My piece in Wired: The Netflix Prize

Last month I wrote an article for Wired about the Netflix Prize; a competition to develop a better algorithm for recommending movies, with $1 million from Netflix as the incentive. This kind of problem is immensely hard: the set of ratings submitted by Netflix users is huge, but very sparse (most users haven’t rented most movies) and very noisy (people make mistakes, their tastes change with time, multiple people may be rating on one account.) So to be able to massage this data into a decent set of movie recommendations is a formidable task — as you probably already know from the typically unsatisfactory performance of the recommendation engines that Netflix, Amazon, and so on, use now.

Anyway, the article’s now online; I write a bit about the mathematical techniques that the experts in the area use to attack this genre of problem, and one very interesting non-mathematician with a different and nearly as successful approach.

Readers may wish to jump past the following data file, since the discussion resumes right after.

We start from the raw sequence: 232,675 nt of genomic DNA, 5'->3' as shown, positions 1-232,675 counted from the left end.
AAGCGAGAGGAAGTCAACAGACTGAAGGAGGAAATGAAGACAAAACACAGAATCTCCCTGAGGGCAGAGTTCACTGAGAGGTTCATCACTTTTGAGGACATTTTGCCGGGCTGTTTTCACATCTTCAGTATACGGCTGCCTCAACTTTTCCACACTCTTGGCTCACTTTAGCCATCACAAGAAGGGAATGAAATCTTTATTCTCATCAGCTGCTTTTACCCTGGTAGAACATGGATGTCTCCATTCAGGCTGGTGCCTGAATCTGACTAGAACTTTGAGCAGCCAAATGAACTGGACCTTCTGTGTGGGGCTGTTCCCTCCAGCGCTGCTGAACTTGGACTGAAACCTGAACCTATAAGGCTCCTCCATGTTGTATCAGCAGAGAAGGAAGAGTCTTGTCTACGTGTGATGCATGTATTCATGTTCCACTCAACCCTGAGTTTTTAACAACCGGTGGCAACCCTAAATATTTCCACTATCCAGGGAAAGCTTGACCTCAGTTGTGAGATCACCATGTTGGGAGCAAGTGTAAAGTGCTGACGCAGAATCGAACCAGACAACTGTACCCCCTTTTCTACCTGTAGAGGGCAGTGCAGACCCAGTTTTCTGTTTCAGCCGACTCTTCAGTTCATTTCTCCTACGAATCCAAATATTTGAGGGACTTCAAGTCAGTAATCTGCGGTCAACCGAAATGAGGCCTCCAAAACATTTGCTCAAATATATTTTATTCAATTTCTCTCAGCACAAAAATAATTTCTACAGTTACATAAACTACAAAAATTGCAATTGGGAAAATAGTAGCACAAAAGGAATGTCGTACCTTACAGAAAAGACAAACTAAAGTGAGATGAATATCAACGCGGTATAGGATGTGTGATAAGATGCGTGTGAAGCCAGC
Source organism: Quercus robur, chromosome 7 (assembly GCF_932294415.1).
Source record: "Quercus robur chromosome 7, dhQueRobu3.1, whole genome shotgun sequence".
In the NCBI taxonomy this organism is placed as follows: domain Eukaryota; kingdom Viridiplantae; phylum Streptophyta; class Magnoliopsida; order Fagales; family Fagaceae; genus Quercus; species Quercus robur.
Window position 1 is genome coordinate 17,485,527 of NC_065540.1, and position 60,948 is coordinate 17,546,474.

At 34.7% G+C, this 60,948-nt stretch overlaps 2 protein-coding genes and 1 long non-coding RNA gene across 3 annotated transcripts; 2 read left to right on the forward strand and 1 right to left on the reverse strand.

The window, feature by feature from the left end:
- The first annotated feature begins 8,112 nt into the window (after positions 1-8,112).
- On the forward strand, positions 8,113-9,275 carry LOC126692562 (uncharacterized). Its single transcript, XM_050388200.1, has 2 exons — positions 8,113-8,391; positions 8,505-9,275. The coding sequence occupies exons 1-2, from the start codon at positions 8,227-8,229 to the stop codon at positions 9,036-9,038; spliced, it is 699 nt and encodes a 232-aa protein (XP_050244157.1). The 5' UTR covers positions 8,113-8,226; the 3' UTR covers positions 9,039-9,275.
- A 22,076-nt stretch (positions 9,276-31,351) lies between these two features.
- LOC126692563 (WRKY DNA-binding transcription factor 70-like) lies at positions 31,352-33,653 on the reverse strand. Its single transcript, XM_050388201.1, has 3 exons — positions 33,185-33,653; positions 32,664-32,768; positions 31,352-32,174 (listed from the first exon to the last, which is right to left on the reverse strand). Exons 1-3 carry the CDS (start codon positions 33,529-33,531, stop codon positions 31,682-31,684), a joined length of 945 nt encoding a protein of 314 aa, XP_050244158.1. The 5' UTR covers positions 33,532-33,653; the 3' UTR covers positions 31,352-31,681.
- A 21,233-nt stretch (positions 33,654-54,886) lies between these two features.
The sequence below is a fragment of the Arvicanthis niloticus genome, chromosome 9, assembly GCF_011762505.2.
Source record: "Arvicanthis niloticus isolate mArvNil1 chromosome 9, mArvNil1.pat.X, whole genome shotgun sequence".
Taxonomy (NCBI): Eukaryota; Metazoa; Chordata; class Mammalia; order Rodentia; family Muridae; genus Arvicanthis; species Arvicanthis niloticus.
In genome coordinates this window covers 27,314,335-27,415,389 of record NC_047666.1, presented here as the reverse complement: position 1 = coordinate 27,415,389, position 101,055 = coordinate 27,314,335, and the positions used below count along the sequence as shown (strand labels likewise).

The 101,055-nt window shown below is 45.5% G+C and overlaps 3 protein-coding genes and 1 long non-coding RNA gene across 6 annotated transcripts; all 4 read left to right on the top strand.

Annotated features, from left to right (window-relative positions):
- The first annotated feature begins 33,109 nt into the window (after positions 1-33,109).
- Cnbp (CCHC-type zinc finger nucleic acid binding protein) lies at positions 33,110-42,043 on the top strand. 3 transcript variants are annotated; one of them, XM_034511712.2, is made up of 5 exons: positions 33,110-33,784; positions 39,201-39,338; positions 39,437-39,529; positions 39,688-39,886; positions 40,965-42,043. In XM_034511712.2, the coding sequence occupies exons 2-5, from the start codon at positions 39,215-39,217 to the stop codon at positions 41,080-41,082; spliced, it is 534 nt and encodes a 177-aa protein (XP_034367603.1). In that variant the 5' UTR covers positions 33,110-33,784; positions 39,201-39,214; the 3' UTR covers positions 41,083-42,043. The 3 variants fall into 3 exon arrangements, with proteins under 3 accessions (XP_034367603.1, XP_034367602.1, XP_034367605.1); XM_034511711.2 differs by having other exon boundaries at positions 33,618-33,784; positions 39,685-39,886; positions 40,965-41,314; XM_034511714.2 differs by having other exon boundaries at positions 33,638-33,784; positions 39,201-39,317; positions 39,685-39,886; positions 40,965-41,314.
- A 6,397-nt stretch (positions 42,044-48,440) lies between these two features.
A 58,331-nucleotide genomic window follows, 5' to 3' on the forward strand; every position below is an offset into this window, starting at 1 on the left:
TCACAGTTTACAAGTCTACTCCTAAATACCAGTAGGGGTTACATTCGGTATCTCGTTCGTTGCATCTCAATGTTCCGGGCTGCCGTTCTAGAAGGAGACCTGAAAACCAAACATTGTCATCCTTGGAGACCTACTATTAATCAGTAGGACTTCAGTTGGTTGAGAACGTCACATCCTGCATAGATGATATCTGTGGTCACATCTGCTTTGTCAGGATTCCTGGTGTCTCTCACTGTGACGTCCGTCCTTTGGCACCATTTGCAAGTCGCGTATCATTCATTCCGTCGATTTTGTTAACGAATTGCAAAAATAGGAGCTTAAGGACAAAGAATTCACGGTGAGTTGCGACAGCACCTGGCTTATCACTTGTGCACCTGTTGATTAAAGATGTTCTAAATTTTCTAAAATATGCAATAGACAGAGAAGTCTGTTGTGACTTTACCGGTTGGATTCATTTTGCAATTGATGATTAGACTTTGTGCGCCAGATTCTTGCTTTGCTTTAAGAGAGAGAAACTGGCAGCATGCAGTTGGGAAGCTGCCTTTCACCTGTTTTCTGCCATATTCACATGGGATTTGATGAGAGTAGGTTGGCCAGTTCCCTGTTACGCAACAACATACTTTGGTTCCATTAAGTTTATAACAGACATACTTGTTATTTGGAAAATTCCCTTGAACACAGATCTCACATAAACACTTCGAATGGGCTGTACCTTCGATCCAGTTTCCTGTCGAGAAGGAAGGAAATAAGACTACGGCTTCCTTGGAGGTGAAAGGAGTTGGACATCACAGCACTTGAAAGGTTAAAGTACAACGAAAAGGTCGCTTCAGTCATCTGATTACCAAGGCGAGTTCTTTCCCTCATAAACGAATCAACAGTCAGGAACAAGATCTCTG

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2 thoughts on “My piece in Wired: The Netflix Prize

  1. Dirty Davey says:

    I wonder if movie recommendation systems are a little better or more interesting than those for music or books because director and/or actor aren’t quite equivalent to musican/group or author.

    On Amazon, I find that–whatever the real underlying algorithm might be–in practice it works like “you’ve bought a couple of Richard Thompson CDs, so now we’ll fill your recommendation list with everything we have by Richard Thompson that you don’t already own”. So in order to see any recommendtions from other artists, you have to go through and mark things as already-owned, which makes Richard even more overrepresented on the computer’s list of things you have/like.

  2. Richard says:

    Neat!

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